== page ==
I’ve seen debates as to whether or not it’s possible to have an unpatched PHP server running in mod_php mode (i.e. not CGI) that is vulnerable to Shellshock. From my testing, the answer appears to be Yes…with some prerequisite conditions. First, the PHP application would have to be using Bash for its system commands — exec(), passthru(), system(), popen(), etc. This is pretty obvious since Shellshock is a Bash-specific vulnerability. Although PHP system command…


The Search For Shellshock

Written on:September 28, 2014

Introduction By now there are hundreds or even thousands of posts and articles about the Bash “Shellshock” vuln and more will be written tomorrow (and the next day …). With that in mind, this post will be fairly short and I won’t be rehashing what shellshock is or why it’s a problem. For that you can simply Google “shellshock” and you’ll find all you wanted to know and more. If you want…


Why Google Makes My Job More Difficult

Written on:September 23, 2014

Let me start this post by saying I’m a huge Google fan. I use multiple Android devices and like many others, I’ve become an avid user of services such as Gmail, Docs, Maps, Photos, and Youtube. I even find myself fondly reminiscing about discontinued services such as Reader. And, if you’re like me, Google search has become an instrumental tool in your professional endeavors. So please keep in mind, this post is…


Windows Exploit Development – Part 7: Unicode Buffer Overflows

Written on:September 3, 2014

Introduction In this seventh installment of the Windows Exploit Development Series, I’ll introduce Unicode Buffer Overflows. We’ll start with a brief introduction to Unicode (what it is and why/how it’s used in Windows) and then jump right in to some example exploits. If you plan on following along, I recommend you have the following: A Windows environment (XP or Win 7 — my demos will be on the latter) Metasploit, Alpha2 or…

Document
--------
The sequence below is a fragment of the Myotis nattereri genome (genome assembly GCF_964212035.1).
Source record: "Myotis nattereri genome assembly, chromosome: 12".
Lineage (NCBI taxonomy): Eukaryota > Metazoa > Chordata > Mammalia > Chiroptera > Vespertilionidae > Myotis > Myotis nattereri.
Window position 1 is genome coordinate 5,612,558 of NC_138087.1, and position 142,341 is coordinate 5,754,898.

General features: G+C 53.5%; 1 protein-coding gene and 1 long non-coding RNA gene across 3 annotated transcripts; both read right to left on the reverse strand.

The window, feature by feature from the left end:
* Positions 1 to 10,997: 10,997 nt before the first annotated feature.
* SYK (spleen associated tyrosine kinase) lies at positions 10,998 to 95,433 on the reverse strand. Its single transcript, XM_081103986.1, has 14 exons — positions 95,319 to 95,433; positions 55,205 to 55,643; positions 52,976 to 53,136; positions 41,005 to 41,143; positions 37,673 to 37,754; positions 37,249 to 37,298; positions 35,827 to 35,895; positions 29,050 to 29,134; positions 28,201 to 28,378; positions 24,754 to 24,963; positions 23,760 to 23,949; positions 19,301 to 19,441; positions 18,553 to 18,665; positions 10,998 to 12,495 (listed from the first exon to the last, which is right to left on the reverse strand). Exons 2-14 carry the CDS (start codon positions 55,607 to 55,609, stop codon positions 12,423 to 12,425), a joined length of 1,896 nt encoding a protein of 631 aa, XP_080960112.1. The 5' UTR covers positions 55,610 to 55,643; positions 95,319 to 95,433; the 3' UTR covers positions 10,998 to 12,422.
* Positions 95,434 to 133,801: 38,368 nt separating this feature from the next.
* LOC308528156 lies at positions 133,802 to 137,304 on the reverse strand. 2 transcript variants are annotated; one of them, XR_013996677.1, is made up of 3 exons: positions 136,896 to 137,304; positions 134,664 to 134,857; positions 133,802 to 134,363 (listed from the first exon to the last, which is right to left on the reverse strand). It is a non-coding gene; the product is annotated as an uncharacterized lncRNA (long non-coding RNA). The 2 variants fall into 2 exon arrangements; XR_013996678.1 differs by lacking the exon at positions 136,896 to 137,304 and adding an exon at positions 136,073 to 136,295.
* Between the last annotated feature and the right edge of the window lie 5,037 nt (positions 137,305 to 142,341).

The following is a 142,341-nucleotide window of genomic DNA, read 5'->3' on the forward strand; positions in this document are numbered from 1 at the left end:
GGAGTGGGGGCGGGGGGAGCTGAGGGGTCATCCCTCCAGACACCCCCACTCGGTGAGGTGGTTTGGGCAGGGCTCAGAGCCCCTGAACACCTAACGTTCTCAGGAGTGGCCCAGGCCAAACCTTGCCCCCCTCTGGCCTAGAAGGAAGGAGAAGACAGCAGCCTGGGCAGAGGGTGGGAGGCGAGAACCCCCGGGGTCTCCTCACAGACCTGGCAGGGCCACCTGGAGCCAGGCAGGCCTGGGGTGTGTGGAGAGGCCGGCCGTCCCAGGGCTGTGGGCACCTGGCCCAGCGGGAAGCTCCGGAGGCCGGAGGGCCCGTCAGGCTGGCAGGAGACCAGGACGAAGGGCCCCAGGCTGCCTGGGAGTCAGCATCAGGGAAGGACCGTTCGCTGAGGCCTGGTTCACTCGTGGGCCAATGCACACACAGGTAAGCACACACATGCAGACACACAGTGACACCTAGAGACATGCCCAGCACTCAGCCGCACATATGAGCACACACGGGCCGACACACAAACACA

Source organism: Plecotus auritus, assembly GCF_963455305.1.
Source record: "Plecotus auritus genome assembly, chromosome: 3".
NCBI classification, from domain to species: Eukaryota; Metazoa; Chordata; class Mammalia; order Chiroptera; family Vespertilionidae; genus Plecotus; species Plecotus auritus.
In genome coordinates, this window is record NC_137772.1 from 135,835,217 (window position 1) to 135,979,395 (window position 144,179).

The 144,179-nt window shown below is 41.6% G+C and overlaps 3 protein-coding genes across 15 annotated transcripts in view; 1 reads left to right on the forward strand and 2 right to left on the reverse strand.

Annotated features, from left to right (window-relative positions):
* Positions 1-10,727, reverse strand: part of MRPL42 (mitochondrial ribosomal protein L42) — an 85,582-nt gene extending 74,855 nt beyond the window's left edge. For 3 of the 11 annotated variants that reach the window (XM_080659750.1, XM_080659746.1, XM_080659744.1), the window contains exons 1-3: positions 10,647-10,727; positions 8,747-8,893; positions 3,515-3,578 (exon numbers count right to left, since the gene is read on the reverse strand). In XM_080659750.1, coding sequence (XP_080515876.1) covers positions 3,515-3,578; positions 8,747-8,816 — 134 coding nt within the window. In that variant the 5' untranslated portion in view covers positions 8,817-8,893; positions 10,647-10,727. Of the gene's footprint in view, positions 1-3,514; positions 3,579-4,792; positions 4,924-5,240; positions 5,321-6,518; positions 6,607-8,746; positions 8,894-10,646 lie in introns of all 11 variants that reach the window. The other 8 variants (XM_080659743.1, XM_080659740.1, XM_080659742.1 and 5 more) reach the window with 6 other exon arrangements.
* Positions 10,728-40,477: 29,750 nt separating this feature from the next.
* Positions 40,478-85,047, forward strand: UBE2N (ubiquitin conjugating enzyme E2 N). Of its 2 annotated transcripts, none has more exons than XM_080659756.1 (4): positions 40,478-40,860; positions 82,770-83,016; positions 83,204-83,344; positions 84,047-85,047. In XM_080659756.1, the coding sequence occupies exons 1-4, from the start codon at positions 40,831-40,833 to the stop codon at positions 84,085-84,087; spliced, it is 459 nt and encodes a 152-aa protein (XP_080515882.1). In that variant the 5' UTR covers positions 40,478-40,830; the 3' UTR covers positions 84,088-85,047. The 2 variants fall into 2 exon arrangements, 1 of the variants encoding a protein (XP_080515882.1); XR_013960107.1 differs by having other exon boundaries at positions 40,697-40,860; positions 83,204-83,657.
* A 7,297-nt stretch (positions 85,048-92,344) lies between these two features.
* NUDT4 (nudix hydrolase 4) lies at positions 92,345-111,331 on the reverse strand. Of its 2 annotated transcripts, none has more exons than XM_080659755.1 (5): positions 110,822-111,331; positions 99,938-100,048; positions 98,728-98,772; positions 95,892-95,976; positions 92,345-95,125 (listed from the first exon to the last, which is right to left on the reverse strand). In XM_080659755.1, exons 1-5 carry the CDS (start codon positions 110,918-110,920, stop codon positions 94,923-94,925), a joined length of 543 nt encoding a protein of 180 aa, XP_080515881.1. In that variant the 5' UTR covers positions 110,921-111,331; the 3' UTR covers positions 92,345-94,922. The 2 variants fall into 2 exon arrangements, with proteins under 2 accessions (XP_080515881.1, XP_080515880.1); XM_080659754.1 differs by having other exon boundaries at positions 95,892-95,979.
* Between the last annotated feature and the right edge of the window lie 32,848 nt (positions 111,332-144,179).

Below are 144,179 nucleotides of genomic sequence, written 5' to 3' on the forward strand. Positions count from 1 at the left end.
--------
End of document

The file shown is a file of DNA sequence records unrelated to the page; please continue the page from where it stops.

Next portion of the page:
Fun With Teensy

Written on:July 21, 2014

Introduction I’ve been wanting to write about the Teensy and its application in security testing or some time now. It’s extremely useful for executing scripts on a target machine without the need for human-to-keyboard interaction. It can be used to bypass auto-run, AV scanning, and encryption policies commonly targeting removable media devices in an enterprise environment. I’ve used it in my security testing to run recon/enumeration scripts, execute reverse shells, exploit local…


Solving the 2014 DBIR Puzzle Challenge

Written on:May 6, 2014

Intro This year’s challenge was quite…well…challenging. Unfortunately Andrij, Will, and I were not able to repeat last year’s win and had to settle for second place. Frankly, at one point we weren’t sure we were going to finish at all, so we’ll take it! Read on to see our approach to finding the clues and solving the puzzle – and all of the frustrating missteps along the way. Day 0…


Understanding WordPress Auth Cookies

Written on:April 20, 2014

Introduction A recently published vulnerability prompted me to take another look at the wp_validate_auth_cookie WordPress function which is responsible for validating authenticated user requests and ultimately controls access to to your WordPress installation. This post is not about that specific vulnerability (more info here) but rather about how WordPress generates and validates authentication cookies to authorize user requests. If you’re a WordPress user, I encourage you to read on to see what stands between malicious actors and…